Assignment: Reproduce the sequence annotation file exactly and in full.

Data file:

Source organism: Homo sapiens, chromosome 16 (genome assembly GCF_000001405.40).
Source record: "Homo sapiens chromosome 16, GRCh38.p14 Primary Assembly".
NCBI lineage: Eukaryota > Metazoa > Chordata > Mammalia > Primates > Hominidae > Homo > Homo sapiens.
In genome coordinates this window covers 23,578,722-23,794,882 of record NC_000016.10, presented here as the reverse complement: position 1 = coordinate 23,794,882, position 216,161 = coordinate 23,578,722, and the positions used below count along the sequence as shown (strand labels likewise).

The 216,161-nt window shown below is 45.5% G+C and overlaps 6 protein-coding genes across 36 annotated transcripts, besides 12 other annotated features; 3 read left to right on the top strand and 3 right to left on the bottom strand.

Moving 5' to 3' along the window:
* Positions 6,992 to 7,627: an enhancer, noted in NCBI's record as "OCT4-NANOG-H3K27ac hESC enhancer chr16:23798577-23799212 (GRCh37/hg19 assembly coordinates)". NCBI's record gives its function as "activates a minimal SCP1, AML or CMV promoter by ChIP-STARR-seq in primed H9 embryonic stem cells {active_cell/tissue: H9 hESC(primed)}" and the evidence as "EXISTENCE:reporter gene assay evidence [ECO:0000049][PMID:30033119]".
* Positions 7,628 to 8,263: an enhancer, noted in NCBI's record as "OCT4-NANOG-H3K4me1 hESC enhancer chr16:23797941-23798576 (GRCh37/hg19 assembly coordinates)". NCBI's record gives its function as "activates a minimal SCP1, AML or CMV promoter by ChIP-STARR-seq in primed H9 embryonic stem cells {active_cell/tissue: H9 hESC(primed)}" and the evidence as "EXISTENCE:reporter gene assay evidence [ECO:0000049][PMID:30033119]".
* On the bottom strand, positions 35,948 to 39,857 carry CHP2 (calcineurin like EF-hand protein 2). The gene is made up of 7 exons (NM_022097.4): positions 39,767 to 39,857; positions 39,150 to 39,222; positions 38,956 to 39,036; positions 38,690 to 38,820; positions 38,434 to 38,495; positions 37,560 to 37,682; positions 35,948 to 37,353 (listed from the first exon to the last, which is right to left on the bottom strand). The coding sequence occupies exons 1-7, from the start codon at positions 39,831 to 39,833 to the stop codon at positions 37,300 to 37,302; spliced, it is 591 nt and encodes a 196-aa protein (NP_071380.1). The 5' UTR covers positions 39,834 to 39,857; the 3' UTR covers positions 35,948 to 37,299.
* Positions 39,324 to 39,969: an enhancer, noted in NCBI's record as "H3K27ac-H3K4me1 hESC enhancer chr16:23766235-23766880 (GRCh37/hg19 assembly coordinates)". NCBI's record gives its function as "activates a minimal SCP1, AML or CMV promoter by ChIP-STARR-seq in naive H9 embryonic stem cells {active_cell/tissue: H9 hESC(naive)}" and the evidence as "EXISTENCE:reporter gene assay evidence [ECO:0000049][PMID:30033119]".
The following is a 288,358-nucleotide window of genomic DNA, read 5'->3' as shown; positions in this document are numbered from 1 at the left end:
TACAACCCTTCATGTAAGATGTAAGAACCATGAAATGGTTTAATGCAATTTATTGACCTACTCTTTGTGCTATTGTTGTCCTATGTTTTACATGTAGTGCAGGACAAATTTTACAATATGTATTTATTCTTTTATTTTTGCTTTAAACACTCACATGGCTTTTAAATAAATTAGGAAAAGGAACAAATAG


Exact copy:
Source organism: Homo sapiens, chromosome 16 (genome assembly GCF_000001405.40).
Source record: "Homo sapiens chromosome 16, GRCh38.p14 Primary Assembly".
NCBI lineage: Eukaryota > Metazoa > Chordata > Mammalia > Primates > Hominidae > Homo > Homo sapiens.
In genome coordinates this window covers 23,578,722-23,794,882 of record NC_000016.10, presented here as the reverse complement: position 1 = coordinate 23,794,882, position 216,161 = coordinate 23,578,722, and the positions used below count along the sequence as shown (strand labels likewise).

The 216,161-nt window shown below is 45.5% G+C and overlaps 6 protein-coding genes across 36 annotated transcripts, besides 12 other annotated features; 3 read left to right on the top strand and 3 right to left on the bottom strand.

Moving 5' to 3' along the window:
* Positions 6,992 to 7,627: an enhancer, noted in NCBI's record as "OCT4-NANOG-H3K27ac hESC enhancer chr16:23798577-23799212 (GRCh37/hg19 assembly coordinates)". NCBI's record gives its function as "activates a minimal SCP1, AML or CMV promoter by ChIP-STARR-seq in primed H9 embryonic stem cells {active_cell/tissue: H9 hESC(primed)}" and the evidence as "EXISTENCE:reporter gene assay evidence [ECO:0000049][PMID:30033119]".
* Positions 7,628 to 8,263: an enhancer, noted in NCBI's record as "OCT4-NANOG-H3K4me1 hESC enhancer chr16:23797941-23798576 (GRCh37/hg19 assembly coordinates)". NCBI's record gives its function as "activates a minimal SCP1, AML or CMV promoter by ChIP-STARR-seq in primed H9 embryonic stem cells {active_cell/tissue: H9 hESC(primed)}" and the evidence as "EXISTENCE:reporter gene assay evidence [ECO:0000049][PMID:30033119]".
* On the bottom strand, positions 35,948 to 39,857 carry CHP2 (calcineurin like EF-hand protein 2). The gene is made up of 7 exons (NM_022097.4): positions 39,767 to 39,857; positions 39,150 to 39,222; positions 38,956 to 39,036; positions 38,690 to 38,820; positions 38,434 to 38,495; positions 37,560 to 37,682; positions 35,948 to 37,353 (listed from the first exon to the last, which is right to left on the bottom strand). The coding sequence occupies exons 1-7, from the start codon at positions 39,831 to 39,833 to the stop codon at positions 37,300 to 37,302; spliced, it is 591 nt and encodes a 196-aa protein (NP_071380.1). The 5' UTR covers positions 39,834 to 39,857; the 3' UTR covers positions 35,948 to 37,299.
* Positions 39,324 to 39,969: an enhancer, noted in NCBI's record as "H3K27ac-H3K4me1 hESC enhancer chr16:23766235-23766880 (GRCh37/hg19 assembly coordinates)". NCBI's record gives its function as "activates a minimal SCP1, AML or CMV promoter by ChIP-STARR-seq in naive H9 embryonic stem cells {active_cell/tissue: H9 hESC(naive)}" and the evidence as "EXISTENCE:reporter gene assay evidence [ECO:0000049][PMID:30033119]".
The following is a 288,358-nucleotide window of genomic DNA, read 5'->3' as shown; positions in this document are numbered from 1 at the left end:
TACAACCCTTCATGTAAGATGTAAGAACCATGAAATGGTTTAATGCAATTTATTGACCTACTCTTTGTGCTATTGTTGTCCTATGTTTTACATGTAGTGCAGGACAAATTTTACAATATGTATTTATTCTTTTATTTTTGCTTTAAACACTCACATGGCTTTTAAATAAATTAGGAAAAGGAACAAATAG